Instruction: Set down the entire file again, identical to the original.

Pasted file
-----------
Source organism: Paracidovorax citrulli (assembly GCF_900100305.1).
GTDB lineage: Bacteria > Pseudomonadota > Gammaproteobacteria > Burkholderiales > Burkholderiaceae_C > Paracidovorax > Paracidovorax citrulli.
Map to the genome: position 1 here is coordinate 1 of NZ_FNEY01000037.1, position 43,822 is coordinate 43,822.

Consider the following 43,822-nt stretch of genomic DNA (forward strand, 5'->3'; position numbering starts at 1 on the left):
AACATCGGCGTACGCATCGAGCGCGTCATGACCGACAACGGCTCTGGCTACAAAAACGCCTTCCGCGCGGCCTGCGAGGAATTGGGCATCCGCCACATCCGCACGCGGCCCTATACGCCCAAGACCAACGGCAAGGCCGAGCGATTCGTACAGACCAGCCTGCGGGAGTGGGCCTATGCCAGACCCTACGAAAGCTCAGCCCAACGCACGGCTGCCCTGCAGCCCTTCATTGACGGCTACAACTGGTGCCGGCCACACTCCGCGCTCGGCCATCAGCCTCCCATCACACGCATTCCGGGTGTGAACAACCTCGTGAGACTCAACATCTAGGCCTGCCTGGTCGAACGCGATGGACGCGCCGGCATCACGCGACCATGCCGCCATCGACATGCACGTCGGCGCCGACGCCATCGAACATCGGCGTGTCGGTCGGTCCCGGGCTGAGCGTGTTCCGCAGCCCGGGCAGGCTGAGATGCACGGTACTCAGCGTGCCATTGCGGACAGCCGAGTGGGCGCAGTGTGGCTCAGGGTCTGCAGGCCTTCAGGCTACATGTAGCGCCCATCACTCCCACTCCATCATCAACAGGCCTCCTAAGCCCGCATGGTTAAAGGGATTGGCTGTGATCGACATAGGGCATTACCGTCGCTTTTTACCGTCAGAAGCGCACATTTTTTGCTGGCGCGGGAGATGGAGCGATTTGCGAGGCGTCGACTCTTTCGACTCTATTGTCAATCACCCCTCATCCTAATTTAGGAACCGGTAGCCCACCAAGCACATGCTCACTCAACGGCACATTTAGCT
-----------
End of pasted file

Source organism: Paracidovorax citrulli (assembly GCF_900100305.1).
GTDB lineage: Bacteria > Pseudomonadota > Gammaproteobacteria > Burkholderiales > Burkholderiaceae_C > Paracidovorax > Paracidovorax citrulli.
Map to the genome: position 1 here is coordinate 1 of NZ_FNEY01000037.1, position 43,822 is coordinate 43,822.

Consider the following 43,822-nt stretch of genomic DNA (forward strand, 5'->3'; position numbering starts at 1 on the left):
AACATCGGCGTACGCATCGAGCGCGTCATGACCGACAACGGCTCTGGCTACAAAAACGCCTTCCGCGCGGCCTGCGAGGAATTGGGCATCCGCCACATCCGCACGCGGCCCTATACGCCCAAGACCAACGGCAAGGCCGAGCGATTCGTACAGACCAGCCTGCGGGAGTGGGCCTATGCCAGACCCTACGAAAGCTCAGCCCAACGCACGGCTGCCCTGCAGCCCTTCATTGACGGCTACAACTGGTGCCGGCCACACTCCGCGCTCGGCCATCAGCCTCCCATCACACGCATTCCGGGTGTGAACAACCTCGTGAGACTCAACATCTAGGCCTGCCTGGTCGAACGCGATGGACGCGCCGGCATCACGCGACCATGCCGCCATCGACATGCACGTCGGCGCCGACGCCATCGAACATCGGCGTGTCGGTCGGTCCCGGGCTGAGCGTGTTCCGCAGCCCGGGCAGGCTGAGATGCACGGTACTCAGCGTGCCATTGCGGACAGCCGAGTGGGCGCAGTGTGGCTCAGGGTCTGCAGGCCTTCAGGCTACATGTAGCGCCCATCACTCCCACTCCATCATCAACAGGCCTCCTAAGCCCGCATGGTTAAAGGGATTGGCTGTGATCGACATAGGGCATTACCGTCGCTTTTTACCGTCAGAAGCGCACATTTTTTGCTGGCGCGGGAGATGGAGCGATTTGCGAGGCGTCGACTCTTTCGACTCTATTGTCAATCACCCCTCATCCTAATTTAGGAACCGGTAGCCCACCAAGCACATGCTCACTCAACGGCACATTTAGCT